Even as the Federal Election Commission prepares to grind to a halt on the cusp of the 2020 elections, campaign finance experts say politicians and donors who flout the nation’s political money rules may still suffer consequences.
The hobbled agency, which is supposed to have three Democratic and three Republican commissioners, will be down to just three total commissioners starting next week with the departure of Republican Matthew Petersen on Aug. 31. That means the FEC can’t hold meetings or hearings, let alone take enforcement action against rule-breakers, because it lacks the minimum of four commissioners required for a quorum.
Still, those who advise campaigns and donors, or focus on political money law, say the 2020 campaigns won’t be entirely without legal checks or public relations concerns.
“First of all, clear violations of the law could get the attention of the Justice Department,” said Rick Hasen, professor of law and political science at the University of California, Irvine. “I don’t think it’s quite the Wild West that some people have described.”
The FEC will continue to collect and post online campaign finance records for congressional and presidential campaigns, the agency’s deputy press officer Christian Hilland confirmed in an email. Its staff of 300-some employees will also continue to collect complaints, which a reconstituted commission could take action on in the coming months or years.
Former FEC Chairman Michael Toner, who runs the election law and government ethics practice at the D.C. firm Wiley Rein, said he would not be surprised if the agency is without sufficient commissioners through next year’s elections. The White House has nominated one person, Republican Trey Trainor, to serve on the commission, but the Senate has not taken up his nomination. Nor have congressional Democrats and the White House announced any Democratic nominees.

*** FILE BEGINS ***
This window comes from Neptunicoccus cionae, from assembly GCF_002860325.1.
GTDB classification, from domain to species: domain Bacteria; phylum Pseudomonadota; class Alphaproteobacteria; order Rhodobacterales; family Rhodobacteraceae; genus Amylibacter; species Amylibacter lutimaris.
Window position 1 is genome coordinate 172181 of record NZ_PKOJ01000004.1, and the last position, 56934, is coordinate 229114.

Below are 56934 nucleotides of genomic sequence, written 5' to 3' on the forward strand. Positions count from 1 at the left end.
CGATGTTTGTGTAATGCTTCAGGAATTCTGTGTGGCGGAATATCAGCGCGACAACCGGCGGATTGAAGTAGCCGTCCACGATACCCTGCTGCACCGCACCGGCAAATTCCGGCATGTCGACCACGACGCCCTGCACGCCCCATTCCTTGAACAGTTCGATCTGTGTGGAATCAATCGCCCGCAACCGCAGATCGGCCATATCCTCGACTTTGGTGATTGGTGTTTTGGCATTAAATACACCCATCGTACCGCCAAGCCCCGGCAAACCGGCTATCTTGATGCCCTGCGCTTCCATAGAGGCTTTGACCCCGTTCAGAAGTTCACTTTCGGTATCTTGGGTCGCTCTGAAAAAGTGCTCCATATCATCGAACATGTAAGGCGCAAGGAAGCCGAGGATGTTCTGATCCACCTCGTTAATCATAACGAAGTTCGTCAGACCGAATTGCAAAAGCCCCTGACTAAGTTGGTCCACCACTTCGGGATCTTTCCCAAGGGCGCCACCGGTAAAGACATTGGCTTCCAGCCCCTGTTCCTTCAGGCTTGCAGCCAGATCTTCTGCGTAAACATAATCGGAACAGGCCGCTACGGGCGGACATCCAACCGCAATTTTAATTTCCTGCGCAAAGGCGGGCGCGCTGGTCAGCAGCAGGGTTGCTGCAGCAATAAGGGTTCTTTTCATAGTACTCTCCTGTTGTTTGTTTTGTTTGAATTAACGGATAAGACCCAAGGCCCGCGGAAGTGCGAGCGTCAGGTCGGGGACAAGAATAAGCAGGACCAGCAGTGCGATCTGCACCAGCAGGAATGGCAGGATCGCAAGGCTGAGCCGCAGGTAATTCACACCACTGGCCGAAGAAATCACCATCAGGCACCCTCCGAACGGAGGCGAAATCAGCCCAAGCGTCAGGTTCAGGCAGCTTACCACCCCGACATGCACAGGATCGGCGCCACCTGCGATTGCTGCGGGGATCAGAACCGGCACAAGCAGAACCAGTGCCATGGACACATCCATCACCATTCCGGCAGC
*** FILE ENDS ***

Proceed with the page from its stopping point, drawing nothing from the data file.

The president makes nominations to the FEC, and the Senate confirms them. Presidents historically have deferred to the Senate party leadership when it comes to nominations from the other party.
“This could be a very long wait for the FEC to regain a quorum,” Toner said, adding that filling the agency did not seem to be a priority for congressional Democrats, including Senate Minority Leader Charles E. Schumer, or for the Trump administration.
In 2008, the commission lacked a quorum for a number of months.
A senior Senate GOP aide said that despite an apparent lack of movement on the matter, there is an ongoing effort to fill all six FEC commissioner seats. “To do that though, Senator Schumer and Senate Democrats must replace the two longtime Democratic holdovers,” said the aide, referring to FEC Chairwoman Ellen Weintraub, who has been on the panel since 2002, and Steven Walther, who has been on it since 2006.
“A clean slate of members will go a long way toward fixing some of the perceived dysfunction at the Commission,” the aide added in an email.
An aide to Schumer said in an email that “Congress should address this issue quickly because we need a fully functioning FEC.”